Biochips Are Here to Stay, but Caveat Emptor – Know the Security Risks and Rewards

By Neal Leavitt
Published 09/30/2019
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Cybersecurity Month


If you own a dog or cat and love them like family, odds are your vet may have already recommended injecting a biochip transponder into Fido or Fluffy.  The device basically serves as an RFID tag so if your pet runs away, you can track their whereabouts and hopefully recover your dog or cat.

Now the ante is being raised as microchip implants are starting to be used in humans more frequently not only as a health tool, but in the business environment as well.

Related: During Cybersecurity Month, we offer you a free webinar “Lessons Learned from Snowden’s former NSA boss: Strategies to protect your data.” Watch it today

The NYU Tandon School of Engineering, which hosted the nation’s first ever conference on biochip security in September 2018, says that biochips — devices combining biochemistry and electrical/computer processing to run chemical reactions — could revolutionize remote sensors, environmental sampling procedures and medical tests. But these devices may be vulnerable and rife with opportunities to “fake results, or hack, steal corrupt and counterfeit components, more so because many of these systems are connected to other devices via the web.”

“Attackers can come from anywhere,” notes Ramesh Karri, professor of electrical/computer engineering at NYU and one of the conference’s organizers.  “The chemistry, the sample, the biology, the protocol, the surface, the network hardware and software. And if the chip is implanted in a patient or part of a wearable system, the stakes are life and death.”

The market potential, nonetheless, is enormous. In November 2017, a report by India-based MarketsandMarkets Research estimates that by next year, the global biochip market will reach almost $18 billion.

A Gothenburg, Sweden company, Biohax, has already chipped more than 4,000 people in Sweden and throughout Europe.  According to the company’s founder, Jowan Osterlund, applications range from making purchases to opening locks to passing through security barriers – anything already being done with chips on plastic cards.

“Tech will move into the body – I’m sure of that,” says Osterlund.

In fact, Fortune reports that Sweden’s national rail network is now biochip-capable; if you have a Biohax chip implanted, for instance, you just hold out our hand and the conductor swipes it (the ticket’s embedded on the biochip). Fortune says that most of the gyms run by Nordic Wellness in Sweden are also biochip-capable – gym members and staffers open secure turnstiles and lockers with their hands and can see their exercise profiles on monitors.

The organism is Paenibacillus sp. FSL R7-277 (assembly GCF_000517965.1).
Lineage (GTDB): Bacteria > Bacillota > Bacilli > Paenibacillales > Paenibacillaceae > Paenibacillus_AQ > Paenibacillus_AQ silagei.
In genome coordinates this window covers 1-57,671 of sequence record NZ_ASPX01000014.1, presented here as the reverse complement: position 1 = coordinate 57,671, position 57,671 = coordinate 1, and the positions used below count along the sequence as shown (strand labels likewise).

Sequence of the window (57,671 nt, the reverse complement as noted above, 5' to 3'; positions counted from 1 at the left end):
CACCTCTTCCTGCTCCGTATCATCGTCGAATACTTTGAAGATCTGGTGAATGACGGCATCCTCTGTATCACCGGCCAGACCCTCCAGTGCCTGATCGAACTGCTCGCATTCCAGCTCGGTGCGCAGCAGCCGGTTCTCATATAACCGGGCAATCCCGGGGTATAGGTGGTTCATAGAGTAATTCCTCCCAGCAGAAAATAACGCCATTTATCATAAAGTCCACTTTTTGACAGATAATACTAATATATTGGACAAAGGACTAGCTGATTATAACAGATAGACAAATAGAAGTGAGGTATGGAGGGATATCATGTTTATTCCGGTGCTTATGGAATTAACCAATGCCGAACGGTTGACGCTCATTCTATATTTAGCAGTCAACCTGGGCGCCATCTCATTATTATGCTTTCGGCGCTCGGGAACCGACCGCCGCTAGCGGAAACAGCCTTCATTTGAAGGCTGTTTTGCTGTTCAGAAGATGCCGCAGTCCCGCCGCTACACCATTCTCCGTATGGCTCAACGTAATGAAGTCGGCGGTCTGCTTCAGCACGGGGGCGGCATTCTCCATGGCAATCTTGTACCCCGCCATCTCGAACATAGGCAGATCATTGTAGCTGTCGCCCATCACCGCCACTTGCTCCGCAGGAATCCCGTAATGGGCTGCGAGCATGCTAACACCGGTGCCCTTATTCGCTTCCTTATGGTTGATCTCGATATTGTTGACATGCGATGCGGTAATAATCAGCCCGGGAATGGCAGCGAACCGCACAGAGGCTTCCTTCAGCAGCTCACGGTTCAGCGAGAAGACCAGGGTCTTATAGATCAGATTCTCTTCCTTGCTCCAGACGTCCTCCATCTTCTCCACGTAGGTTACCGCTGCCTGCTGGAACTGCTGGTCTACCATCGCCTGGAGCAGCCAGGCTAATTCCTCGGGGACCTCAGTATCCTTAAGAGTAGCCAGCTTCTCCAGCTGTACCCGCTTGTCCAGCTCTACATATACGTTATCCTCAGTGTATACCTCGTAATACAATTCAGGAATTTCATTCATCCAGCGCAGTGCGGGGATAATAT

And as reported in The Atlantic, there are now chips capable of tracking a wearer’s live vital signs; coming soon – people will be able to store their medical information on encrypted RFID chips and expect to see GPS-enabled chips that families can use to track relatives suffering from dementia.

“There’s an interest but also a controversy with actual GPS tracking,” notes Luis Martinez, a preventative-medicine specialist in San Juan, Puerto Rico. “A lot of parents will feel safe if they can track real-time where their children are. But other populations are being looked at for different reasons: law enforcement, or you could use a GPS chip to identify registered sex offenders.  I think it’ll be a case-by-case basis where different countries or different societies will decide.”

Dr. Stephen Bryen, a technologist policy expert and strategist who founded the Defense Technology Security Administration and served as Deputy Undersecretary of Defense for Trade Security Policy, wrote in his Bryen’s Blog that as biochips evolve, they’ll probably have additional sensors integrated into them and more data that may include medical information, digital photos or other biometrics.

“This makes them even more privacy invasive and jacks up the risk commensurately,” says Bryen.

And he cautions that stealing an implanted chip may also be possible.

“Consider the theft of kidneys and other body parts,” he notes. “The fact that there have been convictions says it’s a real problem. Compared to organ theft, the theft of an implanted RFID is rapid and easy.”

Despite the digital convenience, acceptance of biochips is still a long way off.  Five states – California, Missouri, North Dakota, Oklahoma and Wisconsin have passed laws prohibiting mandatory implantation of biochips. Richard Oglesby, president of AZ Payments Group, a Mesa, AZ consulting firm, adds that “implanting chips is invasive, unnecessary, and not particularly useful. There are wearable solutions that can accomplish the same things.”

So, will biochips herald the end of our personal privacy?

Haley Weiss, writing in The Atlantic, offered this caveat:

“Sooner or later the laws will change, and the frightening will become familiar…implantable RFID will bring us the next iteration of the yin-and-yang symptoms of technology we’ve seen time and time again. We will likely be healthier, safer, more informed, and more connected, and we will continue to disagree over whether it matters if our privacy and autonomy were the corresponding costs.”


About Neal Leavitt

Neal Leavitt runs San Diego County-based Leavitt Communications, which he established back in 1991. He received his Bachelor of Arts degree in communications from UC-Berkeley and a Master of Arts degree in journalism & public affairs from American University in Washington, DC. Neal has also lived abroad and has traveled extensively to more than 80 countries worldwide.